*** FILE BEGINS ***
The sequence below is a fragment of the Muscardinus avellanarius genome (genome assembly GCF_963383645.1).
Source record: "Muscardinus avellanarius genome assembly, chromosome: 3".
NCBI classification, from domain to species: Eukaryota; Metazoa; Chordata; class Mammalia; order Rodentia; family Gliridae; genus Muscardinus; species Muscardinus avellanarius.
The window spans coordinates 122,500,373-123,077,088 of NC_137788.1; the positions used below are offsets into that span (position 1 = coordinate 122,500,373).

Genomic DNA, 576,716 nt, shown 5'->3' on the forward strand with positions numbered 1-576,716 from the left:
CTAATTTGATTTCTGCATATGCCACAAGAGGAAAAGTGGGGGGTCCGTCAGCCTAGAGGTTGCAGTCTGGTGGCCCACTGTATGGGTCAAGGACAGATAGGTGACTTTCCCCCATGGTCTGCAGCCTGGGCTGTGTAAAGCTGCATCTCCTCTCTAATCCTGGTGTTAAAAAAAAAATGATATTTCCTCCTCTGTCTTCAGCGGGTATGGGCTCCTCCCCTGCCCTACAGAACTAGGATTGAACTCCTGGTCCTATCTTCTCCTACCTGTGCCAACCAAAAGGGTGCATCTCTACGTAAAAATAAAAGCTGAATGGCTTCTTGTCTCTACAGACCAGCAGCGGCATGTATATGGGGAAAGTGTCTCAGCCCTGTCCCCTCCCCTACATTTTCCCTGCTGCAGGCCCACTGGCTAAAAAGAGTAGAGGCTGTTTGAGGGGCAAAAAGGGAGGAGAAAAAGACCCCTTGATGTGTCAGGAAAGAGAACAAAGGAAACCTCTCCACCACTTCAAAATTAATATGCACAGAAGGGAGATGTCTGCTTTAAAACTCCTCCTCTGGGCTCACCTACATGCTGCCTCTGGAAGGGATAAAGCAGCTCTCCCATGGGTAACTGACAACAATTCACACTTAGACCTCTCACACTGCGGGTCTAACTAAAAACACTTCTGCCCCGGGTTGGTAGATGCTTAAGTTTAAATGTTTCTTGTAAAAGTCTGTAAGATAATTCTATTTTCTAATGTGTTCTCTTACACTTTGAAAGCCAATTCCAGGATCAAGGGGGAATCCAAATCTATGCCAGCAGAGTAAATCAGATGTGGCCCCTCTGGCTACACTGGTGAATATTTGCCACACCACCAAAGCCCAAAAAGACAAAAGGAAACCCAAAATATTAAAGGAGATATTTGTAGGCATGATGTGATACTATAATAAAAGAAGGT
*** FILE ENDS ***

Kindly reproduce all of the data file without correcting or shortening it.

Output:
The sequence below is a fragment of the Muscardinus avellanarius genome (genome assembly GCF_963383645.1).
Source record: "Muscardinus avellanarius genome assembly, chromosome: 3".
NCBI classification, from domain to species: Eukaryota; Metazoa; Chordata; class Mammalia; order Rodentia; family Gliridae; genus Muscardinus; species Muscardinus avellanarius.
The window spans coordinates 122,500,373-123,077,088 of NC_137788.1; the positions used below are offsets into that span (position 1 = coordinate 122,500,373).

Genomic DNA, 576,716 nt, shown 5'->3' on the forward strand with positions numbered 1-576,716 from the left:
CTAATTTGATTTCTGCATATGCCACAAGAGGAAAAGTGGGGGGTCCGTCAGCCTAGAGGTTGCAGTCTGGTGGCCCACTGTATGGGTCAAGGACAGATAGGTGACTTTCCCCCATGGTCTGCAGCCTGGGCTGTGTAAAGCTGCATCTCCTCTCTAATCCTGGTGTTAAAAAAAAAATGATATTTCCTCCTCTGTCTTCAGCGGGTATGGGCTCCTCCCCTGCCCTACAGAACTAGGATTGAACTCCTGGTCCTATCTTCTCCTACCTGTGCCAACCAAAAGGGTGCATCTCTACGTAAAAATAAAAGCTGAATGGCTTCTTGTCTCTACAGACCAGCAGCGGCATGTATATGGGGAAAGTGTCTCAGCCCTGTCCCCTCCCCTACATTTTCCCTGCTGCAGGCCCACTGGCTAAAAAGAGTAGAGGCTGTTTGAGGGGCAAAAAGGGAGGAGAAAAAGACCCCTTGATGTGTCAGGAAAGAGAACAAAGGAAACCTCTCCACCACTTCAAAATTAATATGCACAGAAGGGAGATGTCTGCTTTAAAACTCCTCCTCTGGGCTCACCTACATGCTGCCTCTGGAAGGGATAAAGCAGCTCTCCCATGGGTAACTGACAACAATTCACACTTAGACCTCTCACACTGCGGGTCTAACTAAAAACACTTCTGCCCCGGGTTGGTAGATGCTTAAGTTTAAATGTTTCTTGTAAAAGTCTGTAAGATAATTCTATTTTCTAATGTGTTCTCTTACACTTTGAAAGCCAATTCCAGGATCAAGGGGGAATCCAAATCTATGCCAGCAGAGTAAATCAGATGTGGCCCCTCTGGCTACACTGGTGAATATTTGCCACACCACCAAAGCCCAAAAAGACAAAAGGAAACCCAAAATATTAAAGGAGATATTTGTAGGCATGATGTGATACTATAATAAAAGAAGGT